Thursday, February 14, 2008

Lunar Eclipse

Here is a fun little item for all of you backyard astronomers out there:

ScienceDaily.com had an interesting article on their site today. There is a total lunar eclipse visible next Wednesday evening (Feb 20th). For once, the timing is nice for those of us living in North America. In other words, it's not in the middle of night.

One of my colleagues at work calculated that the eclipse should begin at 4:35 PM (Pacific Time) and that the sun does not enter the dark part of Earth’s shadow until 5:42 PM (PT). The total phase of the eclipse runs from 7:01-7:52 PM. The moon starts leaving Earth’s shadow at 9:09 PM. The eclipse ends at 10:17 PM.

Here is a diagram of what a lunar eclipse even is (click to enlarge):


Here is just one of many lesson plans related to lunar eclipses available online.

Here is a drawing exercise for those students who can handle a ruler.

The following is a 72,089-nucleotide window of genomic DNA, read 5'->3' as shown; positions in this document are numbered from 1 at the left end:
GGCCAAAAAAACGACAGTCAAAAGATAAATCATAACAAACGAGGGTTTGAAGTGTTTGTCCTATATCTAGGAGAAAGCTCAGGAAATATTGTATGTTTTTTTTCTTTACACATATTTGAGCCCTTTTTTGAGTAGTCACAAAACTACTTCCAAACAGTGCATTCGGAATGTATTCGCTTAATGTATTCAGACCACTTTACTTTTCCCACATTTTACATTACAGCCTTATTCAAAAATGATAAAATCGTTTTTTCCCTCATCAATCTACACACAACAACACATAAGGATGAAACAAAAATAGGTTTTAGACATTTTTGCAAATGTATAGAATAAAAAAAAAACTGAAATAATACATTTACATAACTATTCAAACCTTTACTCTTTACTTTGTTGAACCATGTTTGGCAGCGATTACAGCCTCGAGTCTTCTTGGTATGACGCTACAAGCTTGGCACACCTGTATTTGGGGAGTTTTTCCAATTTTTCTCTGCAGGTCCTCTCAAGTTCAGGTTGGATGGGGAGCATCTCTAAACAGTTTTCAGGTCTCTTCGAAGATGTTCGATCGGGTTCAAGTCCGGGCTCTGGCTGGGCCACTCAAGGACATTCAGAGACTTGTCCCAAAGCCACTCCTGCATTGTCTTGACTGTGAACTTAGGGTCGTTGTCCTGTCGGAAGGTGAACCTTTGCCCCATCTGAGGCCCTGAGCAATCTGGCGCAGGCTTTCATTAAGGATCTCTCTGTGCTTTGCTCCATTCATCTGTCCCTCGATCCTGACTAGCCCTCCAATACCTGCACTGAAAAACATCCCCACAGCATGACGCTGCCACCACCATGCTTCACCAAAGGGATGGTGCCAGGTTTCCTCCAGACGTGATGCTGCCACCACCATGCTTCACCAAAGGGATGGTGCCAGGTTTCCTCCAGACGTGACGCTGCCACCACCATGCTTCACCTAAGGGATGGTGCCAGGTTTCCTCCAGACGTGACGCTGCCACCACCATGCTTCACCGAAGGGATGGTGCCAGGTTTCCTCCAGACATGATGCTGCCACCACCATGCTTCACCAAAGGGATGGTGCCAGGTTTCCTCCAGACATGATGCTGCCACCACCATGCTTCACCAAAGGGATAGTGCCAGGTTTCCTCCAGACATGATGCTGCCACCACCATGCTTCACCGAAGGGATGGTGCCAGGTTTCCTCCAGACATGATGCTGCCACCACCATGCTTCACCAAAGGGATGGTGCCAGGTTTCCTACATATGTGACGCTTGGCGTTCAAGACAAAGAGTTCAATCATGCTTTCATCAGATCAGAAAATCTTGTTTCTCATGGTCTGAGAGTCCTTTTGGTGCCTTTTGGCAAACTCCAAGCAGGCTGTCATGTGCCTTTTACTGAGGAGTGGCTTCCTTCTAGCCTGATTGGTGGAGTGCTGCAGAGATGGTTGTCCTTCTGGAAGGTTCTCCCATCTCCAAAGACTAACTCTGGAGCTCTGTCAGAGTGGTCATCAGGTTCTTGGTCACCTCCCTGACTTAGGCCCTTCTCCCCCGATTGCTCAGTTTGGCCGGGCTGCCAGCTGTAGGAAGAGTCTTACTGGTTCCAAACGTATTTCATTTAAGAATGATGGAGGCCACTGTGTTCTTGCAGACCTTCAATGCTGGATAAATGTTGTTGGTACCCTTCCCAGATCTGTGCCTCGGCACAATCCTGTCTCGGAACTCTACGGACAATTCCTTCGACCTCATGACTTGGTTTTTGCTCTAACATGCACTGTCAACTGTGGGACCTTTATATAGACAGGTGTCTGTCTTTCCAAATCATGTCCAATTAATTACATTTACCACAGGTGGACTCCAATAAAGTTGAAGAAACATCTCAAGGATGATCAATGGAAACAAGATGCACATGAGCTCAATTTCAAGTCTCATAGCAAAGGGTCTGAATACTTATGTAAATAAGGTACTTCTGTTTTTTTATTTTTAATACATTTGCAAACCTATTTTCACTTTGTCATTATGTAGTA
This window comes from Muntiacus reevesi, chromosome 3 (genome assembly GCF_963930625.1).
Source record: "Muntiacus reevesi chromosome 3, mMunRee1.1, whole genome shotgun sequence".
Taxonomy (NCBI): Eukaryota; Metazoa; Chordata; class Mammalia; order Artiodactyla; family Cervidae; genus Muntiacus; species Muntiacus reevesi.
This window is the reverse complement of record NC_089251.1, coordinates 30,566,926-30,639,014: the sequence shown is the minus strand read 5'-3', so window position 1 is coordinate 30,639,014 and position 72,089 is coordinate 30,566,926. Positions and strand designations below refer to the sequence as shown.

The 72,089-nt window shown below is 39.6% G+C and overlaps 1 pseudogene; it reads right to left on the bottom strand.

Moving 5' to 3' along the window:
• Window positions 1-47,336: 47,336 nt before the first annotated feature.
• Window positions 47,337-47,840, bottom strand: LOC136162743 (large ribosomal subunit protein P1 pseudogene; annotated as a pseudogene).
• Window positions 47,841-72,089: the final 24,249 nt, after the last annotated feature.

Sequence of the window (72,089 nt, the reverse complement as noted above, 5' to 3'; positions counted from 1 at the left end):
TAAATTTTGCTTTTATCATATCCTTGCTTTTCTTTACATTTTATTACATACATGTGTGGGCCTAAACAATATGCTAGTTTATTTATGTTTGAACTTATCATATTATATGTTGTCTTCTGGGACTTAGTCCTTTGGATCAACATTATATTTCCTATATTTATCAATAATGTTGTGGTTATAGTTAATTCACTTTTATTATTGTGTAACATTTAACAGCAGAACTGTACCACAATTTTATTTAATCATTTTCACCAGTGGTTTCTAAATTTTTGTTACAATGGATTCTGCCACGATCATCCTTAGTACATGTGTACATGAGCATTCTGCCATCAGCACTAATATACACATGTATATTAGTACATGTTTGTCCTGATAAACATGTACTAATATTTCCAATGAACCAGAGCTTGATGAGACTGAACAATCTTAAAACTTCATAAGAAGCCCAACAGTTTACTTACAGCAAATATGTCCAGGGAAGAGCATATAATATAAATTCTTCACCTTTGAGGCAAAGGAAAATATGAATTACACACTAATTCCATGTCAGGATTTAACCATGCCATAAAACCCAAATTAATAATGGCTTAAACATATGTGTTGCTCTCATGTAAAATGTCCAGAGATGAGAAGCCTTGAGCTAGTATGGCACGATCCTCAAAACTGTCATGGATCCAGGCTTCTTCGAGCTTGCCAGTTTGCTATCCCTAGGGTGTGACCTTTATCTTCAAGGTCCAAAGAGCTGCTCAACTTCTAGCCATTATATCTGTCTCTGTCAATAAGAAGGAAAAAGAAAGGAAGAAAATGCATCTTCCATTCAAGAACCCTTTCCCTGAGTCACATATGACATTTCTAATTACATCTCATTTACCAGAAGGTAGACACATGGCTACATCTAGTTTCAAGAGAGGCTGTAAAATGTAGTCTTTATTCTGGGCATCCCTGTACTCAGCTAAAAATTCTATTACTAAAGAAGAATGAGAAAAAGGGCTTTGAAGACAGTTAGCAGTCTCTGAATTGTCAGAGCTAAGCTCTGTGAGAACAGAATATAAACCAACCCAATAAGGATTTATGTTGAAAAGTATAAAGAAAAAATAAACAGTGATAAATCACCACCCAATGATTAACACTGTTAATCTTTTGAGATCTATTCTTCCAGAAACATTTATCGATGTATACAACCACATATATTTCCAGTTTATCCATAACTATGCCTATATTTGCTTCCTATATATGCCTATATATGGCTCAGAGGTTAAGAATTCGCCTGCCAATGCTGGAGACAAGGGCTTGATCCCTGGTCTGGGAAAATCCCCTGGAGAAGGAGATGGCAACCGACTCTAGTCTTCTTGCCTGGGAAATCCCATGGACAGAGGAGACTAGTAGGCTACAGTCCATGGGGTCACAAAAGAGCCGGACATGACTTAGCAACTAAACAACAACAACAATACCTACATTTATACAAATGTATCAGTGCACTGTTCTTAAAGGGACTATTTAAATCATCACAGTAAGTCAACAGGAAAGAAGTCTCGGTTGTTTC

Have fun!

3 comments:

Rusty said...

Thanks for the heads-up on this! I usually find out about them after the fact.

GLMeece said...

The link is missing the "h" in "http://".

BTW, great to find an OEC site for homeschoolers. I usually have to do "damage control" after the fact with the co-op the kids are in. I'd like to do the science stuff more, but work precludes this and it falls to mom. She's great in biology, etc. (studying for a Master's degree in Nursing), but I'm the earth science/physics parent. I've had the kids listen to RTB's broadcasts and it's helpful, but glad you put this resource together.

Anonymous said...

Thanks for the fix. Appreciate that. And appreciate your kind comments. Glad the site is helpful.